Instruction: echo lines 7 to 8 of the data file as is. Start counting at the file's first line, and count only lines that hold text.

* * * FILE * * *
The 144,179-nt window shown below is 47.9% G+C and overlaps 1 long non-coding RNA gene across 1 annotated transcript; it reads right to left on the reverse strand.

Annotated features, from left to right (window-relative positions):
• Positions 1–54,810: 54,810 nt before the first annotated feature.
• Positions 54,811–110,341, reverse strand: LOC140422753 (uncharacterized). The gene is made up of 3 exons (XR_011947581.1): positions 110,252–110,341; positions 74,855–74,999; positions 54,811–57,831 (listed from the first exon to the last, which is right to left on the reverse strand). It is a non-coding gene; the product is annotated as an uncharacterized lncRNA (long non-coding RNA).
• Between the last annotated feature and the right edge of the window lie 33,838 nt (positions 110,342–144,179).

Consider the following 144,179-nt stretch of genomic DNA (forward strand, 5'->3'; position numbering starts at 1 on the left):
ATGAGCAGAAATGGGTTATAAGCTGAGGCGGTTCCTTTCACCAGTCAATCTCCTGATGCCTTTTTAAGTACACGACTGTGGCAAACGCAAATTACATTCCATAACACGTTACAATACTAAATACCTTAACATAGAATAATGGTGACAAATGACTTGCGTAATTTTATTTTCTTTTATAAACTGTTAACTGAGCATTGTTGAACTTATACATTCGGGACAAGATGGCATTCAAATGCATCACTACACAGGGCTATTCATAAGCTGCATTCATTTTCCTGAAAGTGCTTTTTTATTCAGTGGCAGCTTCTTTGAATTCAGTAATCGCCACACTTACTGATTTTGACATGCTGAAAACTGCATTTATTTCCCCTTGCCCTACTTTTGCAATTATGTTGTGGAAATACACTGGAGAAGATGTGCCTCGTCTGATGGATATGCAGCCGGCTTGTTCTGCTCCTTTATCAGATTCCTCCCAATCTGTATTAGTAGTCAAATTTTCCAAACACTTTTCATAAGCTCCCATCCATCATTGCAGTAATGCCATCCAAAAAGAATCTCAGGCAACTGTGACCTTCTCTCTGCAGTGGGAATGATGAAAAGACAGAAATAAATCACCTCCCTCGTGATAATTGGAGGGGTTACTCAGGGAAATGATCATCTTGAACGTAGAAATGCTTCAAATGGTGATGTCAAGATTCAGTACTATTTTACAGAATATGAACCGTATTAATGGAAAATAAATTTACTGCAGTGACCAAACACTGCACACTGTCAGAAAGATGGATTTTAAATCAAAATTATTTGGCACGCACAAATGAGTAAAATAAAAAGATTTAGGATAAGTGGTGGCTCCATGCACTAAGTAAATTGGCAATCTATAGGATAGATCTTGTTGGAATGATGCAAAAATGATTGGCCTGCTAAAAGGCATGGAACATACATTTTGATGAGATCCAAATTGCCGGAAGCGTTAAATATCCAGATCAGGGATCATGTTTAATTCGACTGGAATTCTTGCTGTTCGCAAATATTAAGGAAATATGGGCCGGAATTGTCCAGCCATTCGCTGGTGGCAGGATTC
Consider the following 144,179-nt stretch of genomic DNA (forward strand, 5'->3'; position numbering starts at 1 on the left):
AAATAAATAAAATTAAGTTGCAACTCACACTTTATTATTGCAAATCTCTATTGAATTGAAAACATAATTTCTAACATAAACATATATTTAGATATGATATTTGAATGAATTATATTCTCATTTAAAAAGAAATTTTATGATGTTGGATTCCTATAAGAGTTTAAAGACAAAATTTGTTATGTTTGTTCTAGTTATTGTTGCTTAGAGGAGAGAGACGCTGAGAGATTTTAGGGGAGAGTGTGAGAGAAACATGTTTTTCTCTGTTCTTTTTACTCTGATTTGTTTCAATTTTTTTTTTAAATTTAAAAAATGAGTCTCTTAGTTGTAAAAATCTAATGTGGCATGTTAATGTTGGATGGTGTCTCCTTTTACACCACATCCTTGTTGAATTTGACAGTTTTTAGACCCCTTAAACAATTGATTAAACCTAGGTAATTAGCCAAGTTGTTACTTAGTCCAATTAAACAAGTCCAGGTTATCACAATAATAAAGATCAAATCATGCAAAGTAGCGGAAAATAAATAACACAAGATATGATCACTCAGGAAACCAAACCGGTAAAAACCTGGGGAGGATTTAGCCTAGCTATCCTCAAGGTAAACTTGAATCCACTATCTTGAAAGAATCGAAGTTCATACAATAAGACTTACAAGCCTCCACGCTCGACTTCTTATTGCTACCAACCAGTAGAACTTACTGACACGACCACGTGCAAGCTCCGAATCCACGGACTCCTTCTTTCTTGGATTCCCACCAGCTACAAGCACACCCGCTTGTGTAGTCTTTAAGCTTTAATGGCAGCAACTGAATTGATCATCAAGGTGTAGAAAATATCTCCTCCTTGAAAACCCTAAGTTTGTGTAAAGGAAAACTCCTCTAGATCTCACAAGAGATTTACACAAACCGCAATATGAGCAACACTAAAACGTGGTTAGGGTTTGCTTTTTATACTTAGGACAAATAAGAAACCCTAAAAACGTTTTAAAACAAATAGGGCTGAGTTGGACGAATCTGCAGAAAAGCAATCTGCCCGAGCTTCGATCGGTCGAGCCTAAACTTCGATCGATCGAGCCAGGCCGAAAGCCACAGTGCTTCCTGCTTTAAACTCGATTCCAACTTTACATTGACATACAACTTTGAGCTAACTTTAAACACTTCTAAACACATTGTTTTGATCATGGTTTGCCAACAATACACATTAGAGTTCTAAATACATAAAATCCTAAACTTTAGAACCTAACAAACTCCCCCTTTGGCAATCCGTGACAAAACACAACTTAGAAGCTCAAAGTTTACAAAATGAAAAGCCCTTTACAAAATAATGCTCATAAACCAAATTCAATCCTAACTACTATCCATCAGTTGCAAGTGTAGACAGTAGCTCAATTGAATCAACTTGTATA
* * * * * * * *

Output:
ATGAGCAGAAATGGGTTATAAGCTGAGGCGGTTCCTTTCACCAGTCAATCTCCTGATGCCTTTTTAAGTACACGACTGTGGCAAACGCAAATTACATTCCATAACACGTTACAATACTAAATACCTTAACATAGAATAATGGTGACAAATGACTTGCGTAATTTTATTTTCTTTTATAAACTGTTAACTGAGCATTGTTGAACTTATACATTCGGGACAAGATGGCATTCAAATGCATCACTACACAGGGCTATTCATAAGCTGCATTCATTTTCCTGAAAGTGCTTTTTTATTCAGTGGCAGCTTCTTTGAATTCAGTAATCGCCACACTTACTGATTTTGACATGCTGAAAACTGCATTTATTTCCCCTTGCCCTACTTTTGCAATTATGTTGTGGAAATACACTGGAGAAGATGTGCCTCGTCTGATGGATATGCAGCCGGCTTGTTCTGCTCCTTTATCAGATTCCTCCCAATCTGTATTAGTAGTCAAATTTTCCAAACACTTTTCATAAGCTCCCATCCATCATTGCAGTAATGCCATCCAAAAAGAATCTCAGGCAACTGTGACCTTCTCTCTGCAGTGGGAATGATGAAAAGACAGAAATAAATCACCTCCCTCGTGATAATTGGAGGGGTTACTCAGGGAAATGATCATCTTGAACGTAGAAATGCTTCAAATGGTGATGTCAAGATTCAGTACTATTTTACAGAATATGAACCGTATTAATGGAAAATAAATTTACTGCAGTGACCAAACACTGCACACTGTCAGAAAGATGGATTTTAAATCAAAATTATTTGGCACGCACAAATGAGTAAAATAAAAAGATTTAGGATAAGTGGTGGCTCCATGCACTAAGTAAATTGGCAATCTATAGGATAGATCTTGTTGGAATGATGCAAAAATGATTGGCCTGCTAAAAGGCATGGAACATACATTTTGATGAGATCCAAATTGCCGGAAGCGTTAAATATCCAGATCAGGGATCATGTTTAATTCGACTGGAATTCTTGCTGTTCGCAAATATTAAGGAAATATGGGCCGGAATTGTCCAGCCATTCGCTGGTGGCAGGATTC
Consider the following 144,179-nt stretch of genomic DNA (forward strand, 5'->3'; position numbering starts at 1 on the left):